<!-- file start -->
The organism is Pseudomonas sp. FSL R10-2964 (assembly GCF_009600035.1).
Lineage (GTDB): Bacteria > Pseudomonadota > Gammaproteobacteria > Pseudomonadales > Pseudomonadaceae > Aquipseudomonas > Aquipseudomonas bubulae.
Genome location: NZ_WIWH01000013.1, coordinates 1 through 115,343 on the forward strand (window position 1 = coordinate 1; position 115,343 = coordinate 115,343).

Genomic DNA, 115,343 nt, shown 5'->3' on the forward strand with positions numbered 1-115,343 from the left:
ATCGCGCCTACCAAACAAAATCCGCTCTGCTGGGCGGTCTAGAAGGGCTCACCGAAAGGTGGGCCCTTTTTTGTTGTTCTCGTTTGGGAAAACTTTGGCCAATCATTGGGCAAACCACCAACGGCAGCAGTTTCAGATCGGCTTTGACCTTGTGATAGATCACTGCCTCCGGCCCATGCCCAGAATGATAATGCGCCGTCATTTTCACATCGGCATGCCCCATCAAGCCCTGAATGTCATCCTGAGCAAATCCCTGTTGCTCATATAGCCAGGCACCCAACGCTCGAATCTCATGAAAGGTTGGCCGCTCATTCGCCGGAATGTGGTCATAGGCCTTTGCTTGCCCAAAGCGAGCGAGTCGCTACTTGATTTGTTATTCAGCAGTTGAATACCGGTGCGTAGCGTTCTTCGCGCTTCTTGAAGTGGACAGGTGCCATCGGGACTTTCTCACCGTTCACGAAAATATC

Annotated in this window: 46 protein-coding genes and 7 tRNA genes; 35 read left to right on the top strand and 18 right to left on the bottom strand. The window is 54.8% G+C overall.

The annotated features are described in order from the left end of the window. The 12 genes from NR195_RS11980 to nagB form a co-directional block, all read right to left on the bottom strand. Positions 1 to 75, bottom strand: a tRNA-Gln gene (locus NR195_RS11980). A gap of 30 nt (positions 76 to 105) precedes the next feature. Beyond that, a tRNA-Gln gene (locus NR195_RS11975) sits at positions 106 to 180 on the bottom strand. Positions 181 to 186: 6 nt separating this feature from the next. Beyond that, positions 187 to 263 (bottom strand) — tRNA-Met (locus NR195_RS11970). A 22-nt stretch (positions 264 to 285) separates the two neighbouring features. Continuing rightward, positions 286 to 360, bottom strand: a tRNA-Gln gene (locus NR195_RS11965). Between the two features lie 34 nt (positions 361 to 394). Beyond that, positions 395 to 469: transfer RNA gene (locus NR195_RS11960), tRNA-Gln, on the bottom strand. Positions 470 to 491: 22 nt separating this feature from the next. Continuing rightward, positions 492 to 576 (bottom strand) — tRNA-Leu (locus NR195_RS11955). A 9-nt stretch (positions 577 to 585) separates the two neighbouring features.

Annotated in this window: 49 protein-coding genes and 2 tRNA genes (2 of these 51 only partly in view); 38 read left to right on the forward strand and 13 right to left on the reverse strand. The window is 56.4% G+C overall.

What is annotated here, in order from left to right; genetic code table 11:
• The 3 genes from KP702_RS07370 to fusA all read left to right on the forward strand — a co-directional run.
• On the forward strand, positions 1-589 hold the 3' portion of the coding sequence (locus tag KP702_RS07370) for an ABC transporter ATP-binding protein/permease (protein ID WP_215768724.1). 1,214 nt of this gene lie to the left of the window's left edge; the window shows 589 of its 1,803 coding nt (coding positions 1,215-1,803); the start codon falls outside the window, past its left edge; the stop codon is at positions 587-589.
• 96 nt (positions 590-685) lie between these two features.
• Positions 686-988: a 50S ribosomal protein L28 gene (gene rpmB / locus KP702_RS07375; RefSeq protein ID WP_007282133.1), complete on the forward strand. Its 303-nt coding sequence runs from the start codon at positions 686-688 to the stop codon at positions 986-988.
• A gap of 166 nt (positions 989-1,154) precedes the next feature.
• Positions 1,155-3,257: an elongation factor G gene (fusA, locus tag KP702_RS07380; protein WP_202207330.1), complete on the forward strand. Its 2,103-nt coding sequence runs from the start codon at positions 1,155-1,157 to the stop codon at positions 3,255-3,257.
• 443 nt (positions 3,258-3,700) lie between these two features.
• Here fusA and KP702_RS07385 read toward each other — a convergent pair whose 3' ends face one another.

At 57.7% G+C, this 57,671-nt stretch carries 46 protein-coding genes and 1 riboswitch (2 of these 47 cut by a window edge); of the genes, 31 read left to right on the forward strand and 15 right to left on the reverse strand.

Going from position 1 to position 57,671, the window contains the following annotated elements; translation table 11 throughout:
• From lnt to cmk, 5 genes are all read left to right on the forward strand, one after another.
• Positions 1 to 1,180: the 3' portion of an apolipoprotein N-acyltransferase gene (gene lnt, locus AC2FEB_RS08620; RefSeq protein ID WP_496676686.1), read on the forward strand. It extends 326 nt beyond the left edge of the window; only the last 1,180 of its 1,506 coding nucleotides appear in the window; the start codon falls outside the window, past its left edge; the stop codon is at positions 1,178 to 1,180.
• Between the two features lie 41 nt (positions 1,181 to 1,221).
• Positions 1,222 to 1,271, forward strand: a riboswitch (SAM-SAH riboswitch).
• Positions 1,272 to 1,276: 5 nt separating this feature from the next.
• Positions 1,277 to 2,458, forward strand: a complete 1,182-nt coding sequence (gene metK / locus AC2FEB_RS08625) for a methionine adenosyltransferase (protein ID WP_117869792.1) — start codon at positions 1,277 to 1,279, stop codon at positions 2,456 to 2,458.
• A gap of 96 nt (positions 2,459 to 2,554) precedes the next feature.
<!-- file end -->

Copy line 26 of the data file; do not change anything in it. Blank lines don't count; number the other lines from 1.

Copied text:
• A gap of 96 nt (positions 2,459 to 2,554) precedes the next feature.